Mar 31, 2023

March 2023 GDP: A very healthy start to the year with a gain 0.5% in January

Canada’s economy got off to a healthy start for 2023 with a 0.5% GDP gain in January, following a slight contraction in December. Advanced estimates for February show another increase (0.3%), which puts real GDP growth on pace for a surprisingly strong annualized 2.9% in Q1. So, it looks like the recession will have to wait for another quarter.

While this pace of economic growth is well ahead of the Bank of Canada’s previous forecast of 0.5%, they are unlikely to revise their policy pause just yet. But this does increase the odds that the Bank’s next interest rate move could be a hike, not a cut, as financial markets have been expecting.

Mahmoud Khairy, Chief Economist, Canadian Chamber of Commerce.


  • It’s a  good start of the year for Canada’s real gross domestic product (GDP) as it rose 0.5% in January, after a mild contraction in December, exceeding the advanced estimate of 0.3%.
  • There were broad-based gains in both goods (0.4%) and services sectors (0.6%) and across most industries. Arts & entertainment, accommodation & food services, followed by transport & warehousing were the biggest gainers in January.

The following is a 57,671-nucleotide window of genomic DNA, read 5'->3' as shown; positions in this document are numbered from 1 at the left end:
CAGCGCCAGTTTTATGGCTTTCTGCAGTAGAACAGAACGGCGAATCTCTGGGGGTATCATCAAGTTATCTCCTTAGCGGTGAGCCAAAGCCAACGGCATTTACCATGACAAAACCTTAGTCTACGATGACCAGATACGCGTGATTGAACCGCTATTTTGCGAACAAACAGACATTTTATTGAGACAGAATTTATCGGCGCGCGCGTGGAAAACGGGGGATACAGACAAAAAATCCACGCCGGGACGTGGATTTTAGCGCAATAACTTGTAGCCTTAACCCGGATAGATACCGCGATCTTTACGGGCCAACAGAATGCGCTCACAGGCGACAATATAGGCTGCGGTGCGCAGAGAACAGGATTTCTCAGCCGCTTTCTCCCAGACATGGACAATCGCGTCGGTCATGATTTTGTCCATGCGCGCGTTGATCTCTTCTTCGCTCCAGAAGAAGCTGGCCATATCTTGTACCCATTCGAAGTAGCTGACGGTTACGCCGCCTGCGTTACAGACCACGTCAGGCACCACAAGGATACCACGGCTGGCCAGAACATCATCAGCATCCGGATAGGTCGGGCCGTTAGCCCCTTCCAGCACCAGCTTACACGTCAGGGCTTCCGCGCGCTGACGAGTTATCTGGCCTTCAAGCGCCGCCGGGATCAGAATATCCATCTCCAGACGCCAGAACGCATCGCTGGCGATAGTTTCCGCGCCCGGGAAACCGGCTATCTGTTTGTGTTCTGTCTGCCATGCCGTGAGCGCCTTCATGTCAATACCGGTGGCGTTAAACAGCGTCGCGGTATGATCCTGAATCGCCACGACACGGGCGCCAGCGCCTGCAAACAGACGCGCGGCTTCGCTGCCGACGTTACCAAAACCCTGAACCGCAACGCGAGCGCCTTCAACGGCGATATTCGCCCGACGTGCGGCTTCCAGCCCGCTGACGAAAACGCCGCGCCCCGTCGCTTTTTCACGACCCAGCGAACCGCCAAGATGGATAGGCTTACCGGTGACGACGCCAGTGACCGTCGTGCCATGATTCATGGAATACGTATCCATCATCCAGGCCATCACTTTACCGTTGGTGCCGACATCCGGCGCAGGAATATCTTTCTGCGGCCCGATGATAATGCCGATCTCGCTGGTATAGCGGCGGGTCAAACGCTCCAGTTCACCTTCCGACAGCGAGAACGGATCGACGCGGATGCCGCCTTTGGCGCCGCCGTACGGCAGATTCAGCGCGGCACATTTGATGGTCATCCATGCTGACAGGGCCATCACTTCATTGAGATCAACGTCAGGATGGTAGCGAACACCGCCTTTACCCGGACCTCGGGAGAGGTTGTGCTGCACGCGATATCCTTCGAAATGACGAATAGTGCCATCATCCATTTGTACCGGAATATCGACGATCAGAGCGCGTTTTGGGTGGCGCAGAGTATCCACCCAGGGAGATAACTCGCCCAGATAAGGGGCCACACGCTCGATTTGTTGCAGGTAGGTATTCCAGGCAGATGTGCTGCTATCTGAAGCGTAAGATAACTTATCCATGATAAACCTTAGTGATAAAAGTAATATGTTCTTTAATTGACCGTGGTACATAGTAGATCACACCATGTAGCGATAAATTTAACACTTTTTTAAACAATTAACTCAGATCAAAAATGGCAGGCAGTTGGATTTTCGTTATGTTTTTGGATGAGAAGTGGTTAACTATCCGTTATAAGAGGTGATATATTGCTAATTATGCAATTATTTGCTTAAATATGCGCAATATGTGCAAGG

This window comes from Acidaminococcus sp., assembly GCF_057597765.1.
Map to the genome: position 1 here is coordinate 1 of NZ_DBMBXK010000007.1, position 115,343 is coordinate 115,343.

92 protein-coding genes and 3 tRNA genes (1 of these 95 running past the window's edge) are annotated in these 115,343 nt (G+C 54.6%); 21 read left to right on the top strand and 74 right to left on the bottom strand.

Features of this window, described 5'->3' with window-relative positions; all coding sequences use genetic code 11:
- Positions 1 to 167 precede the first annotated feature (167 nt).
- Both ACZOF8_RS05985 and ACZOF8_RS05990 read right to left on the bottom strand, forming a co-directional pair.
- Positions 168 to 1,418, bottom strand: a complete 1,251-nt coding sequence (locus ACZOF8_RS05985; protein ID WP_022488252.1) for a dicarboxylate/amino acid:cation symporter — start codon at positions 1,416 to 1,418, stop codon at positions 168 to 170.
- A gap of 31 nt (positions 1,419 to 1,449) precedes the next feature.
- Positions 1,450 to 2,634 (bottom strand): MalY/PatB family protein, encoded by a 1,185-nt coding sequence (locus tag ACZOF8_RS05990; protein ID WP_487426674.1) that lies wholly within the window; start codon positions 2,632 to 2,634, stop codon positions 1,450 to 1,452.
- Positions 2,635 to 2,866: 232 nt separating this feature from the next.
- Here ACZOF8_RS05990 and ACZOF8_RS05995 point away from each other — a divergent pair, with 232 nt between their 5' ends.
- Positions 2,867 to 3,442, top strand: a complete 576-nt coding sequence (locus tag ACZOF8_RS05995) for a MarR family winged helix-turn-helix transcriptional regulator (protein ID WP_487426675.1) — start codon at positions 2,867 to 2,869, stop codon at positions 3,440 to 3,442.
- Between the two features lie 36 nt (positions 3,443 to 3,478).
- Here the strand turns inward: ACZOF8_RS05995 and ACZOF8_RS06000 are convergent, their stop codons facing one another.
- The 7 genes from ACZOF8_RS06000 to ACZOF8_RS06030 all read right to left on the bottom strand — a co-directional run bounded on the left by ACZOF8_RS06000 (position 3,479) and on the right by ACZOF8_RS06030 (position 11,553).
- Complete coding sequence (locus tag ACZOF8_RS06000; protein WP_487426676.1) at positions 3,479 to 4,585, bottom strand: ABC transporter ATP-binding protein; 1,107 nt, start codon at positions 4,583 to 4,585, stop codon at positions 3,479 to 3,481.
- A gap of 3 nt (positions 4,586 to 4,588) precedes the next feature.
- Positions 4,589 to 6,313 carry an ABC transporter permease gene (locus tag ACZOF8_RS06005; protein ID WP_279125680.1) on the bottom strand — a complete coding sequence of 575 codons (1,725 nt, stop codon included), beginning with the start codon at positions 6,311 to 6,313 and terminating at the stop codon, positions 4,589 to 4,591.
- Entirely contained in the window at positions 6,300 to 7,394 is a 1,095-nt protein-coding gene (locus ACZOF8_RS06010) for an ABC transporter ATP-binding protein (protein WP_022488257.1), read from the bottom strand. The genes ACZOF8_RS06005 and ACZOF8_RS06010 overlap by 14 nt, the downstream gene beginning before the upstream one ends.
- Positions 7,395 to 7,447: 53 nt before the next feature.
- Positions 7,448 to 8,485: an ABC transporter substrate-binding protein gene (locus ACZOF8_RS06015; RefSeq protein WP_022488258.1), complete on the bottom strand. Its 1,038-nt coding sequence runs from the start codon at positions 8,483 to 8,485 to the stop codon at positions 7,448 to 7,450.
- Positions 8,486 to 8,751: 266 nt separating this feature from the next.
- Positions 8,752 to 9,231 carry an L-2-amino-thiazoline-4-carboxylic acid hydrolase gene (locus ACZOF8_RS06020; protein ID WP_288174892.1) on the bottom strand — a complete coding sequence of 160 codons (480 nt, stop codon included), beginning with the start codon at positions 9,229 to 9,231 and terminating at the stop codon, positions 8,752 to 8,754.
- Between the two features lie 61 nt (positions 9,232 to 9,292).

• Wholesale activity rebounded in January to record 1.8%. The imports of industrial machinery, equipment and parts drove the gains related to construction of a new liquified natural gas terminal in B.C.
  • Mining, quarry and oil and gas extraction has rose by 1.1% in January, led by oil sands extraction. Mining increased by 1.0% due a sharp increase in coal exports to China.
  • The manufacturing sector grew by 0.5% in January, led by durable goods (1.2%) for the third consecutive month, especially for passenger cars as the easing of supply chain challenges and increased production days contributed to higher production.
  • The construction sector has its largest gain since March 2022 increasing by 0.7%, with increases in all subsectors, aided by unseasonably warm weather on the month.
  • Transportation and warehousing started to recover by 1.9% in January after a bad weather caused the sector to contract in December. Rail transportation led the way (12%) with largest growth rate since May 2014.
  • Accommodation and food services expanded by 4.0% as there was increased activity at restaurants.
  • Arts, entertainment, and recreation gained 2.1% with increased attendance for hockey games (both NHL and Canada hosting the World Juniors).
  • The public sector expanded for the 12th consecutive month by 0.3% in January reflecting increase in all subcomponents.
  • Advanced estimates for February show 0.3% growth. Taken together, these estimates put real GDP growth on an annualized pace of 2.9% for 2023Q1, which is running well ahead the Bank of Canada’s forecast (0.5%) and budget forecast of -0.3%.


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